Elder Law

An experienced elder law attorney can help you and caregivers plan for the challenges of aging, including retirement, medical care, property disposition and long term care.

A durable power of attorney designates an agent to act on your behalf even if you become incapacitated.  In the absence of a power of attorney, a Court may appoint a guardian over an incapacitated person.

Through a medical power of attorney, advance medical directive or living will, you can express your wishes for medical care and name an agent to make decisions on your behalf.  An attorney can draft the appropriate document to implement your instructions in the event of incapacity to give informed consent to proposed treatment.

To finance long term care or continued living at home, older persons must consider pension benefits, Medicare, other health insurance,  long term care insurance, and eligibility for Medicaid.  The Veterans Administration provides nursing home care and home and community based services to qualified veterans.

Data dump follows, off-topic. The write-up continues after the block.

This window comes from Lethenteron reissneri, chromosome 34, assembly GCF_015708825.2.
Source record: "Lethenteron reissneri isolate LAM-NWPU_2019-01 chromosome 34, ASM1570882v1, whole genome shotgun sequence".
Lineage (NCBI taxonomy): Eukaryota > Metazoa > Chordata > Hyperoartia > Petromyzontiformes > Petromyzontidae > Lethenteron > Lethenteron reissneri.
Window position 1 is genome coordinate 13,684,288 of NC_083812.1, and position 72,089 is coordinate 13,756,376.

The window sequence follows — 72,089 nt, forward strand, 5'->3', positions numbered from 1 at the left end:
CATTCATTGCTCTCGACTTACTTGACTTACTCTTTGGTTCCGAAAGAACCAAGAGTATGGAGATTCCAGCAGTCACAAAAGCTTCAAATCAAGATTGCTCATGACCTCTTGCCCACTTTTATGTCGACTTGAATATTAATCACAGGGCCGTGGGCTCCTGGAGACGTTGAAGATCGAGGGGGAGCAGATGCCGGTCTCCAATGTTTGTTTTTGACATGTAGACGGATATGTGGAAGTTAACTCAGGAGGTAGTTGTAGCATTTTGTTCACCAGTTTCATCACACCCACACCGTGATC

Participants in retirement funds should review their summary plan descriptions and confirm credit for required contributions to funds.   Employees who must leave jobs before normal retirement age should promptly review possible eligibility for early retirement benefits, disability retirement, insurance, annuities or other sources of income.

Upon the death of the owner, funds may pay benefits to a designated beneficiary.   A will directs the transfer of probate property to designated beneficiaries.   The comprehensive estate plan should consider jointly owned property with a right of survivorship and beneficiary designations in financial instruments.   In the absence of a will, the administrator of the estate must transfer property to persons entitled to inheritance under state law.

Contact us for your elder care legal planning needs.